The court wrote: “The business is giving exhibitions of baseball, which are purely state affairs. It is true that, in order to attain for these exhibitions the great popularity that they have achieved, competitions must be arranged between clubs from different cities and states. But the fact that, in order to give the exhibitions, the Leagues must induce free persons to cross state lines and must arrange and pay for their doing so is not enough to change the character of the business.18



One of the most significant implications of baseball’s antitrust exemption is that a team cannot move unless MLB allows it to. 

Interestingly, the court ruled differently in 1993 in Piazza v. MLB.19 MLB blocked the sale of the San Francisco Giants to Vince Piazza, who planned on relocating the team to Florida. A federal judge ruled that MLB’s exemption was not applicable in this situation and, thus, the league cannot prevent teams from moving. However, the federal judge then ordered a hearing to examine whether or not his interpretation of the exemption was correct. MLB eventually settled with Piazza and the hearing never happened.

The issue of relocation is again relevant, roughly twenty years later. In 2013, the city of San Jose sued MLB after it repeatedly prevented the Oakland A’s from relocating to San Jose.20 The city sued, claiming MLB was violating antitrust laws. A federal judge ruled that baseball’s antitrust exemption protected the league and that it did indeed apply to relocation issues.

The judge wrote: "The court holds that MLB's alleged interference with the A's relocation to San Jose is exempt from antitrust regulation.21 San Jose appealed in August 2014. A ruling has not been determined (it is expected to come in the fall); however, San Jose is expected to lose.

This ability to restrict relocation only applies to MLB; it does not apply to the National Football League, National Basketball Association, or National Hockey League.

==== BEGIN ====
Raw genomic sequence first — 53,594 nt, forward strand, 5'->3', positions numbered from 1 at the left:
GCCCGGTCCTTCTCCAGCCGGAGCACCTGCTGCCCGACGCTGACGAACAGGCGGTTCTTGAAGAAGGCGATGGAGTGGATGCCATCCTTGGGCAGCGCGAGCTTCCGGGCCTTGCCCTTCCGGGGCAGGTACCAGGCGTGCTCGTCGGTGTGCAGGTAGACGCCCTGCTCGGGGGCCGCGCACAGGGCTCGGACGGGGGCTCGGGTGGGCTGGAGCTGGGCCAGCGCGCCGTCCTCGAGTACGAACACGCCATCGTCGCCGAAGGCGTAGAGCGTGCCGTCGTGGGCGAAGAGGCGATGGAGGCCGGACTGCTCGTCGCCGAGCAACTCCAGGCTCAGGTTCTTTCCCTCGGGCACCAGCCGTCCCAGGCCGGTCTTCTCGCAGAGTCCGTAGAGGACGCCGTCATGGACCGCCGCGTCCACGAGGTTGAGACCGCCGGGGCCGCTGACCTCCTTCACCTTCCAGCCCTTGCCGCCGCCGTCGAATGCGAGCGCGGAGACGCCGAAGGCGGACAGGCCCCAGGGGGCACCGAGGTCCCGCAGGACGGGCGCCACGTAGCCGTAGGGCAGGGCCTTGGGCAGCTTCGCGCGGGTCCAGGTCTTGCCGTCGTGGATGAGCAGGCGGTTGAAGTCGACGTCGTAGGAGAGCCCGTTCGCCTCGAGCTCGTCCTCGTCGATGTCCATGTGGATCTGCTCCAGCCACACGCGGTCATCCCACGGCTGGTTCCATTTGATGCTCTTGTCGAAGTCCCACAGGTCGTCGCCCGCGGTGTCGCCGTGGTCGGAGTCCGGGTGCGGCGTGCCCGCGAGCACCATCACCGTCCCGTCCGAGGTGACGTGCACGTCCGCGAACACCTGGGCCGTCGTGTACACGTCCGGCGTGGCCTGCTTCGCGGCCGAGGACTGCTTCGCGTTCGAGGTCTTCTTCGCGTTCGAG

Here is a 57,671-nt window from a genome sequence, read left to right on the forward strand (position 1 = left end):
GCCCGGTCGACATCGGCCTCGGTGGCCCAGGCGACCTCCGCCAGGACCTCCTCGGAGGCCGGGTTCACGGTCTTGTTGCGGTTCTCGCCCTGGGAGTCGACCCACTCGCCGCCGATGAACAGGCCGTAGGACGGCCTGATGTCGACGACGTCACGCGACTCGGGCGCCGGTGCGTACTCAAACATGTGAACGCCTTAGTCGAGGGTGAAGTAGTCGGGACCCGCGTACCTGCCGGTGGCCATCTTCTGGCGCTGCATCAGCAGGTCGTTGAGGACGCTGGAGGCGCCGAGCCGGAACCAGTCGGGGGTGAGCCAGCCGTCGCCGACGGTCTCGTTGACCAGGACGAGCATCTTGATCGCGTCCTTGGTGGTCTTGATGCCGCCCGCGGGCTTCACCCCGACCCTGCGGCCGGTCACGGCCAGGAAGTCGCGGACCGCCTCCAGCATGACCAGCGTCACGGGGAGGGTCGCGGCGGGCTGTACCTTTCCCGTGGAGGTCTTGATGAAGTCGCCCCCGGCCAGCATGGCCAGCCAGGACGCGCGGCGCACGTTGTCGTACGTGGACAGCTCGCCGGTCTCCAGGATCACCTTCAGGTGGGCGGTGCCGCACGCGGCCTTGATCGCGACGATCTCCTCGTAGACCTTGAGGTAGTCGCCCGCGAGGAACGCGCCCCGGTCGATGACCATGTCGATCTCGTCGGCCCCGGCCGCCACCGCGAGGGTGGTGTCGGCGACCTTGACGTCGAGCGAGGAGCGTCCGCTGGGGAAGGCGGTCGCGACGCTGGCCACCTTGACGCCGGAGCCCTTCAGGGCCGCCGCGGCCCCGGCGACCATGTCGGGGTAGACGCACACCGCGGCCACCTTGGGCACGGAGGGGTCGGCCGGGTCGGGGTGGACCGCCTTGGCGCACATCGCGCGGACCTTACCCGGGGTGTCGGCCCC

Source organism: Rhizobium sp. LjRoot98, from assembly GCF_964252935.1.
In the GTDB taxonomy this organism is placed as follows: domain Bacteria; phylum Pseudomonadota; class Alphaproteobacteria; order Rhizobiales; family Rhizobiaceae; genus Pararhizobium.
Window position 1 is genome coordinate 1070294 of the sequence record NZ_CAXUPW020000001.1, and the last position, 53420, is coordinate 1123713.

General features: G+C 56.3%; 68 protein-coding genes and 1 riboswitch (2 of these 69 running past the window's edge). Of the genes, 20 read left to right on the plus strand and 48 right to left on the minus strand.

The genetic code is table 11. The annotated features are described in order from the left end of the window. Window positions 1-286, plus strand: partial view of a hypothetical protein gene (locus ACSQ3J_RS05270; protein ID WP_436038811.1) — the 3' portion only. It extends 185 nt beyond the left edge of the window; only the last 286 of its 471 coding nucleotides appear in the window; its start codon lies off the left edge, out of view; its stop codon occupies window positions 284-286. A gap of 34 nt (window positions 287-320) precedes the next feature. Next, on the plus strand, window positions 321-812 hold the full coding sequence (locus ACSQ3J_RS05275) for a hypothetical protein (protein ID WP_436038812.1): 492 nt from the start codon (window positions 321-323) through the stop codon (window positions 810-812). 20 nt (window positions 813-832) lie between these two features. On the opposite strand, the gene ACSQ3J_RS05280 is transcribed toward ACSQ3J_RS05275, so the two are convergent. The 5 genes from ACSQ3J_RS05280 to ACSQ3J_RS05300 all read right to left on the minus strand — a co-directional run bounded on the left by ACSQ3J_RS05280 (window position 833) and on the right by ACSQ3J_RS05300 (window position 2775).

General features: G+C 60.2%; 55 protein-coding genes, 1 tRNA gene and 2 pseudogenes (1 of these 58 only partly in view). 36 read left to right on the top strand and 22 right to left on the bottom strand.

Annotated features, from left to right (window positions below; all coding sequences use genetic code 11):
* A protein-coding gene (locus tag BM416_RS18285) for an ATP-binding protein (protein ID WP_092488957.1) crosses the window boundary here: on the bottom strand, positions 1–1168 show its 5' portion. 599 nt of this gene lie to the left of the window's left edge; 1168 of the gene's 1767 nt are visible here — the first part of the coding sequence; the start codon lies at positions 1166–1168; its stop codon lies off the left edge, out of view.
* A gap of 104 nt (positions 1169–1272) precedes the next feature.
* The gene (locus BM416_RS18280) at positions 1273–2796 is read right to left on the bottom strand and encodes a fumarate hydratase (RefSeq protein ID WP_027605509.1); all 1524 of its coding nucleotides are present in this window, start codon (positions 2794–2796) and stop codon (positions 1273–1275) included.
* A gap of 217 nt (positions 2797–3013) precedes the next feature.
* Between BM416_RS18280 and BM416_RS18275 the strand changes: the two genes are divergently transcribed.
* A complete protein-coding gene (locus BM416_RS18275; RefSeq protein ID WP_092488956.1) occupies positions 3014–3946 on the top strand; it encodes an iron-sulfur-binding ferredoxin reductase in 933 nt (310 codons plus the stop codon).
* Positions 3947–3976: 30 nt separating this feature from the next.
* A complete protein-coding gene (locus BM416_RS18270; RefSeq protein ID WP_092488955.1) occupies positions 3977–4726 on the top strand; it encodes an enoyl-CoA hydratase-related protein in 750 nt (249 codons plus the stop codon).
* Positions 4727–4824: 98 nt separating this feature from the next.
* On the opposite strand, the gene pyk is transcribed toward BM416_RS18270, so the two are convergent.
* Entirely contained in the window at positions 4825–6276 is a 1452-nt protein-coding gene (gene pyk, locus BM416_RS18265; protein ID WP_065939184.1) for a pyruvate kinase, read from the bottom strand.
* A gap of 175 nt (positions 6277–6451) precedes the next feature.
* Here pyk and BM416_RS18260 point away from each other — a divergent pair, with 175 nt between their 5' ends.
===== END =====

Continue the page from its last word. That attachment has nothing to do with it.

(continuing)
In 1982, for example, Al Davis, owner of the Oakland Raiders, sued the NFL after the league prevented him from relocating the team to Los Angeles.22 Davis won the antitrust lawsuit. The court ruled that the NFL does not have authority to block relocation ventures.

Meanwhile, scholars have debated whether or not baseball’s antitrust exemption is legitimate and if it is beneficial.

In his article In Name Only: How Major League Baseball's Reliance on Its Antitrust Exemption Is Hurting the Game, Samuel Mann claims that the “benefits of MLB’s antitrust exemption do not outweigh the costs of protecting it.23 Specifically, Mann asserts two claims.

First, he argues that the exemption’s “cumbersome and uncertain nature” negatively impacts business dealings. Business partners, and sometimes even MLB, do not know when the league’s exemption applies and when it might be struck down. This creates great uncertainty during business deals.

Second, Mann claims that baseball often operates in “fear of congressional and judicial intervention”. Mann cites several instances where MLB has complied with congressional requests in fear of its exemption being challenged and revoked.  

Nathaniel Grow, professor at the University of Georgia, however, “challenges the overwhelming scholarly consensus opposing baseball’s historic antitrust exemption” in his paper In Defense of Baseball’s Antitrust Exemption.24 There, Grow claims the “common criticism of the baseball exemption are largely without merit” and that revoking the exemption would not yield the benefits critics expect. Furthermore, Grow claims that baseball’s antitrust exemption is actually good for the league and has a pro-competitive effect.

Like Mann, Grow acknowledges the fear that baseball operates with. However, Grow describes this as a pro-competitive benefit.  Congress’ threats of revoking the exemption pressures baseball into providing “pro-competitive benefits that would not have been directly obtained through antitrust litigation alone.” Grow adds that “every single round of league expansion in MLB history has been directly preceded by a Congressional threat to revoke the sport’s antitrust exemption.